“The inciting moment was when I got to see Star Wars with my buddies,” Mark Henderson, artistic director of Thousand Faces Festival, said of his love for epics.

It was another moment, years later, that sparked Henderson’s idea for the festival, when recalling how George Lucas spoke about re-reading Joseph Campbell’s The Hero with a Thousand Faces to finish the first Star Wars screenplay.

The festival has been going strong since 2011. “I decided I wanted to create a festival where we explored, shared, and celebrated the truly greatest stories that are at the roots of all different cultures,” Henderson said, “many of which share very similar patterns.” These stories are what he coins a “root story”.

Henderson said he hopes festival goers experience something akin to what a king holding court would. “This royal experience is for everyone,” he said, which includes food from restaurants all along the Ave.

Children’s book author and playwright Tololwa Mollel created an adaptation of South African poet Mazisi Kunene’s Anthem of the Decades. The story stems from a traditional Zulu creation story where the gods debate mankind’s claim to live on Earth. “I took the original 20-page poem from Kunene and boiled it down to a 20-minute performance,” Mollel laughed. “It took a lot of notes, and I read it so many times.”

Mollel said the performance will involve many forms of storytelling. “Traditional African theatre—if you can call it that—often involves much more than an actor speaking. In fact, sometimes it falls to the background with all the dance and singing and chanting and things happening.”

Actor and director Maralyn Ryan will be a puppeteer at the festival with an adaptation of the original Brothers Grimm tale, The Fisherman and his Three Wishes. Ryan said the story hasn’t lost any relevance. “In light of the prevailing sensibility here about money, and how it will give you happiness and success and respect, I wanted to adapt it to a puppet show.”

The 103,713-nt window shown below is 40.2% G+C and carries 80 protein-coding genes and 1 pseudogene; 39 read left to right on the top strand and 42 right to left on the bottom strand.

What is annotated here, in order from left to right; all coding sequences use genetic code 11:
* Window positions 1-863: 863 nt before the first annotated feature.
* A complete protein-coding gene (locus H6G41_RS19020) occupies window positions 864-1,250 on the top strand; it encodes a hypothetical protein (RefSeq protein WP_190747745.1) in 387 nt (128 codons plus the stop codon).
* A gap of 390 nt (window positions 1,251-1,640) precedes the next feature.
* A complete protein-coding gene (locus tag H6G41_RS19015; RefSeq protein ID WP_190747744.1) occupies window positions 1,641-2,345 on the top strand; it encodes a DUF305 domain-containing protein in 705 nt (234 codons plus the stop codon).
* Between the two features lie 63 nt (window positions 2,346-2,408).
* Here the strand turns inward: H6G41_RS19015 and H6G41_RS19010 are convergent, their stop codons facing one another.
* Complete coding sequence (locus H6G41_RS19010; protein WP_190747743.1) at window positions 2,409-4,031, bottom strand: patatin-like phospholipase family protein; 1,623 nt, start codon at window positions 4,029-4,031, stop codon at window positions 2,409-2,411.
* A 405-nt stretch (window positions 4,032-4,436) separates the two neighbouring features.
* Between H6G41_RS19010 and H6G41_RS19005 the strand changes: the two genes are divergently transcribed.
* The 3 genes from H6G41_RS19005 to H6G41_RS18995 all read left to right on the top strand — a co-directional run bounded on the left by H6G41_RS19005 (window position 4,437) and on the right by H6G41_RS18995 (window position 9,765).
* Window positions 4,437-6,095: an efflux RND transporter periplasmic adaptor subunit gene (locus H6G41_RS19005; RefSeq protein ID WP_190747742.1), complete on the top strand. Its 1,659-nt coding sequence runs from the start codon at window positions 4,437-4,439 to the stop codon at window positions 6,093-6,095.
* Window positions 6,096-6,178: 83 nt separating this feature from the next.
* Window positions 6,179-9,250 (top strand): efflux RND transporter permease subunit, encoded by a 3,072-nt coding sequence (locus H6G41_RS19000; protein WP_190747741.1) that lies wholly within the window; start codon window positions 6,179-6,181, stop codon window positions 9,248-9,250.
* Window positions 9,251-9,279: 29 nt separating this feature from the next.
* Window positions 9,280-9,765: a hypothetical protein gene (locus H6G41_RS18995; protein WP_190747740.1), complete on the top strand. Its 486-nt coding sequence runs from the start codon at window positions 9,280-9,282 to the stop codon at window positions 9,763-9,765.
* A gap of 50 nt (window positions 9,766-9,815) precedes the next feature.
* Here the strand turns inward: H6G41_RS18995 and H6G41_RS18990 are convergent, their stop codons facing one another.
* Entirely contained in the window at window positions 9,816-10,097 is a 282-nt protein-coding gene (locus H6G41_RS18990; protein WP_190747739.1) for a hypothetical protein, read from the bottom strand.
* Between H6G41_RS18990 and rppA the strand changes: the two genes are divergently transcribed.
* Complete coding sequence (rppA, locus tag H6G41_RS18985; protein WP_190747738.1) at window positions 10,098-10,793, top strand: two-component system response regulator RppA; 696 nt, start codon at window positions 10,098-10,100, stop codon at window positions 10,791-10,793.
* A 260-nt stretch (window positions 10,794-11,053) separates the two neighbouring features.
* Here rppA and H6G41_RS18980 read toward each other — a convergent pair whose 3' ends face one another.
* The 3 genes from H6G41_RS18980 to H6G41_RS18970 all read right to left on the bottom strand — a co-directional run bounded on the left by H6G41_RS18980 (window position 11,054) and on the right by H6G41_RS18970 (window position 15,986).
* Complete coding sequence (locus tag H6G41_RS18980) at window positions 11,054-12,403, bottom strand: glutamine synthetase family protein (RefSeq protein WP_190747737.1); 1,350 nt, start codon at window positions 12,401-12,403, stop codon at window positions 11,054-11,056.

Ryan said performers can communicate important perspectives that may otherwise be misconstrued. “I always come from the ridiculous or the humorous, because I’ve found when people are laughing, they are more open-minded about the message.”

Theatre artist Bill Yong agrees with the ability of theatre to communicate subtle messages. Yong will be clowning a section of Journey to the West, a thousand-year-old odyssey written in the Chinese Song Dynasty. The Monkey King, known to be a trickster, is an archetype Yong identifies with given his theatrical form.

But he said the importance of the story goes further than humour. Even with the large Chinese population living in Edmonton, the Chinese epic doesn’t get told very often. “It’s important to tell a story that’s not Eurocentric.”

“Those old stories can take a turn,” Ryan said, speaking of the various root stories the festival performs, “and all of a sudden become more relatable to what’s going on now.”

Header image: The stories are meant to be food for the head and for the heart, said Tololwa Mollel. Pictured from left: Tololwa Mollel, Mark Henderson, Bill Yong, Jennifer Spencer and Enakshi Sinha (front). | Randall Fraser


Alberta Avenue Community Centre (9210 118 Ave)

Public shows May 26 – 28

Adult shows at 7:00 p.m. (May 26 & 27)

Family shows at 1:00 p.m. (May 27 & 28)